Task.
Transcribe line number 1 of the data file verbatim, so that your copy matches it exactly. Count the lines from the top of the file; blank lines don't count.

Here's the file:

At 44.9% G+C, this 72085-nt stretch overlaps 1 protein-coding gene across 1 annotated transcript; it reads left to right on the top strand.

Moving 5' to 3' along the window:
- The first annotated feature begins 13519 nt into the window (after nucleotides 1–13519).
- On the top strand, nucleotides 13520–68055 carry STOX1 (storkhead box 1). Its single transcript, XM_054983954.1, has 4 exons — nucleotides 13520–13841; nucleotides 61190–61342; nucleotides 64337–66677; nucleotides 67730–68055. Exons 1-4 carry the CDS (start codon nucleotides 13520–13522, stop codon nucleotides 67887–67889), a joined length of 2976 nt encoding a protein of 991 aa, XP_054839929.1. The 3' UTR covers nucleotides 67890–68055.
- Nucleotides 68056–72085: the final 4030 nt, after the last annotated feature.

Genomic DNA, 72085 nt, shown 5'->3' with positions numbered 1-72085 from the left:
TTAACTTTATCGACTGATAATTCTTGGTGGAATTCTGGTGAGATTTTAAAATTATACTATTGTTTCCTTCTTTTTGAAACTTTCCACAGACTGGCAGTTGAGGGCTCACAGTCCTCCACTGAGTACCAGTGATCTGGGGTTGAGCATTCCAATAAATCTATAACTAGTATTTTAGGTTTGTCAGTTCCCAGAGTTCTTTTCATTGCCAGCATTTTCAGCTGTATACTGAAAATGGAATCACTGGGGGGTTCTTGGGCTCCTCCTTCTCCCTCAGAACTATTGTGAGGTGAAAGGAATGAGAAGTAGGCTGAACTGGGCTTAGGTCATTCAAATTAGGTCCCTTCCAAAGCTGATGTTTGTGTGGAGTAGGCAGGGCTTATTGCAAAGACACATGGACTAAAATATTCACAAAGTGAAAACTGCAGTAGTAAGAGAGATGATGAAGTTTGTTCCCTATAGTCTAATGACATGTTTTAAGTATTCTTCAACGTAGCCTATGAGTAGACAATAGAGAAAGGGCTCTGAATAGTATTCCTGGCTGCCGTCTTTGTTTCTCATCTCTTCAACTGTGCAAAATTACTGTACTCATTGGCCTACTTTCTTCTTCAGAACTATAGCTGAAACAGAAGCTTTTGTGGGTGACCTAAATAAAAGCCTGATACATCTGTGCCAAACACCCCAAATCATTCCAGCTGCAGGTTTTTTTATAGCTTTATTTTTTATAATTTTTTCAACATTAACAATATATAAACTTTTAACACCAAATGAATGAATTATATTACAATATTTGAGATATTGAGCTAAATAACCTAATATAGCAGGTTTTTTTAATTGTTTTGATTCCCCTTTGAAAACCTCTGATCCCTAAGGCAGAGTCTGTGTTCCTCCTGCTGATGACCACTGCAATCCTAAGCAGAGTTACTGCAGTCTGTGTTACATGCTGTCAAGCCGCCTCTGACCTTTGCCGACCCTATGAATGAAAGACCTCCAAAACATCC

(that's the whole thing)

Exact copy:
At 44.9% G+C, this 72085-nt stretch overlaps 1 protein-coding gene across 1 annotated transcript; it reads left to right on the top strand.